As to the metrics, that’s a tough one. As a public health issue, more people probably die prematurely from being sedentary than from riding a bike. Make it safer to walk and ride a bike and we’ll see less diabetes and heart disease. I’ve been hit by cars twice here in LA while on a bike and had my car totalled by a texting driver back in March so I’m sensitive to safety issues.

      And downtown Los Angeles has changed a lot since I was a kid. It is now much more bikeable and walkable than it used to be and there are convenient subway connections. The streets are crowded with people and there are nice places to stop and eat–the bike lanes are seen by many as part of that revitalization. Ironically this is why Hollywood likes it–downtown LA can double for places like New York and Chicago. In the 1970s and 80s downtown LA was a scary ghost town. Now it’s actually like New York and Chicago–active and thriving. Downtown LA has become a real city rather than a set.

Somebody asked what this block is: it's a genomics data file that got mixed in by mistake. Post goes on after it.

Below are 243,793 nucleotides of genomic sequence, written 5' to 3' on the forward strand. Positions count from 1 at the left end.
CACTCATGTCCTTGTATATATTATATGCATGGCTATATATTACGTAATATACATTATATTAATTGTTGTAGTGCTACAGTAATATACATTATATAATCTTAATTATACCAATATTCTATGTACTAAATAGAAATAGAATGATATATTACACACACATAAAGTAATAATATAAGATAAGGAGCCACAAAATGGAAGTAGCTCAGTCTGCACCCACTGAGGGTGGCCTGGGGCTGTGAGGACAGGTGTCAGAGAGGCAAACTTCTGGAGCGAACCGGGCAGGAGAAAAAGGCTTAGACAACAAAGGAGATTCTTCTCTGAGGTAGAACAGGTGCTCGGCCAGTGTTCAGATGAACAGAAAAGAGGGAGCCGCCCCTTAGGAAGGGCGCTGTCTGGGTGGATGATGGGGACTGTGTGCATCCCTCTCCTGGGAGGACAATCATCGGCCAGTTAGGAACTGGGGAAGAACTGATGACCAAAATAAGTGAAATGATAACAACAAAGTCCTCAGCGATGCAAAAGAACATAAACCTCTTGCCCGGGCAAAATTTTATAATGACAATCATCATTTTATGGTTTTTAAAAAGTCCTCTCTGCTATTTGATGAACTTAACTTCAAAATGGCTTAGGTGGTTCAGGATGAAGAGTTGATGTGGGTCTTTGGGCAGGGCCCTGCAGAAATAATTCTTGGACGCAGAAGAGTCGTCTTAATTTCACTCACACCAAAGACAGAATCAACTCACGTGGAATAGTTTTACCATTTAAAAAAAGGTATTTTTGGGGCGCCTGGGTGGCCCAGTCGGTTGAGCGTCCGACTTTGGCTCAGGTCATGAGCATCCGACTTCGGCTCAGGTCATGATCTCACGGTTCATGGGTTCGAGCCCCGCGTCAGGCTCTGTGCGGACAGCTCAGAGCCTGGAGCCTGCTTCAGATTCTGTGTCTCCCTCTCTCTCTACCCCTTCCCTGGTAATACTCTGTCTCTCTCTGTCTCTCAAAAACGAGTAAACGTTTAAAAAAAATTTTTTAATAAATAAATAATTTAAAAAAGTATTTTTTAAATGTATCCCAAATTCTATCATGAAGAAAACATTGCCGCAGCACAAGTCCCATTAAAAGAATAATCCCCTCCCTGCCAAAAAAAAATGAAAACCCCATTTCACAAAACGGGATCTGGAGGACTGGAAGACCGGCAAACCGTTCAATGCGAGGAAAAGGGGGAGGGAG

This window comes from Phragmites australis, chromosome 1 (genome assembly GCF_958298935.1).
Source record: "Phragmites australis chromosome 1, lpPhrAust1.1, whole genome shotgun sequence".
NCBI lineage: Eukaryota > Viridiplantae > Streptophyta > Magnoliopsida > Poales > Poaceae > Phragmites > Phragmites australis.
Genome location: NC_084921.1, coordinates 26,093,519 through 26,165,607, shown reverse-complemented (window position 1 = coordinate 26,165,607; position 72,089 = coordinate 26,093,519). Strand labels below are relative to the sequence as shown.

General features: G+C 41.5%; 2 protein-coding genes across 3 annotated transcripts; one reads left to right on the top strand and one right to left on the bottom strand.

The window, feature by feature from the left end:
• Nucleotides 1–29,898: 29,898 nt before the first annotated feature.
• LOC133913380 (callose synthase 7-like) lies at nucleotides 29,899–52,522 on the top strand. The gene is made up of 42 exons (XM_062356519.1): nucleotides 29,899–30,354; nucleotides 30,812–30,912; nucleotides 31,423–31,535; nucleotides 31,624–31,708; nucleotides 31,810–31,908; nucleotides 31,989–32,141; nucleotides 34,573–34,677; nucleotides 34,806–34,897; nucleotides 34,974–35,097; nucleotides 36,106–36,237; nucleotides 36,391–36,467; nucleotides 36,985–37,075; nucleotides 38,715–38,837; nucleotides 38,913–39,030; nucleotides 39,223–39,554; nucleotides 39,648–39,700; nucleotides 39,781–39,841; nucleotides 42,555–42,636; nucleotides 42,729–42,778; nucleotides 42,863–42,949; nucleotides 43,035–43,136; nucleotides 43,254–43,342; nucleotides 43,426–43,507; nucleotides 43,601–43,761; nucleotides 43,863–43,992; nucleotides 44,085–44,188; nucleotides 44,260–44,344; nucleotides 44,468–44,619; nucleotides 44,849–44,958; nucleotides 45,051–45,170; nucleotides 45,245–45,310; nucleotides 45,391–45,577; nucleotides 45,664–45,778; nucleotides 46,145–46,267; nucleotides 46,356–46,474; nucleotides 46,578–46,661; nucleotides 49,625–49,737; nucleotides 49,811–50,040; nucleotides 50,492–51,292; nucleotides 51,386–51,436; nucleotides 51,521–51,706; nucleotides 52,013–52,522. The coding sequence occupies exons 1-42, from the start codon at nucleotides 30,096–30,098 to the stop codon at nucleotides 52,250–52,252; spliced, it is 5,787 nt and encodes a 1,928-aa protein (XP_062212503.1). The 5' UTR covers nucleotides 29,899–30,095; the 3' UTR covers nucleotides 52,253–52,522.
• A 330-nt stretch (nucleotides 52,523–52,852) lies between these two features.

• Sorry to add fuel to the fire, but the self righteous and self-absorbed attitude that you seem to come across in bicyclists exists in equal if not greater doses amongst motorists. Granted yes, some bicyclists can come off as abrasive, but some bicyclist actions are also very misunderstood. An example is the common debate of why a bicyclist will ever so selfishly hog up a lane. Many reasons of which I will list the two in which I might find myself doing this. 1) I do not wish to ride too close to parked cars in case someone flings their door open into my path and knocks me into oncoming traffic. Many bicyclists have died from this and it’s even termed getting ‘doored’. The other is if I feel unsafe because the lane has gotten narrow, and I get very nervous about cars ‘squeezing’ pas – this just isn’t safe and is very harrowing, it’s best for cars to switch lanes and drivers manuals even tell you that. Otherwise I try to be a good example of a citizen bicyclist. I don’t block right turning lanes (you’re supposed to wait with the rest of the traffic going straight), I signal my intentions of turning, etc. If we had a more bicycle safe culture, there would be less cars on the road, a healthier population, and less carbon outputting. Isn’t this a win for everyone? Ultimately, a a bicyclist I ride very defensively. People forget how fragile life can be – you can never see when an accident will occur, no matter how many horrible scenarios you play out in your mind in an attempt to prepare yourself. Mr. Homegrown’s mentioning of women cycling numbers is actually extremely important – it’s known that women tend to be more cautious then men and will prefer to choose to not cycle if they feel like it’s unsafe. In face, the number of women bicycling in a given area is a clear reflection of the safety conditions for bicycling. Denmark’s numbers are about 50/50 for the number of women/men bicycling. Here in the U.S. though it’s far less balanced. America has a very car-centric culture, Los Angeles especially – maybe someday we’ll be as progressive as Denmark when it comes to cycling. But until then bicyclists have to stick to their guns in what they believe in and cling to what small scraps of progress we’ve made.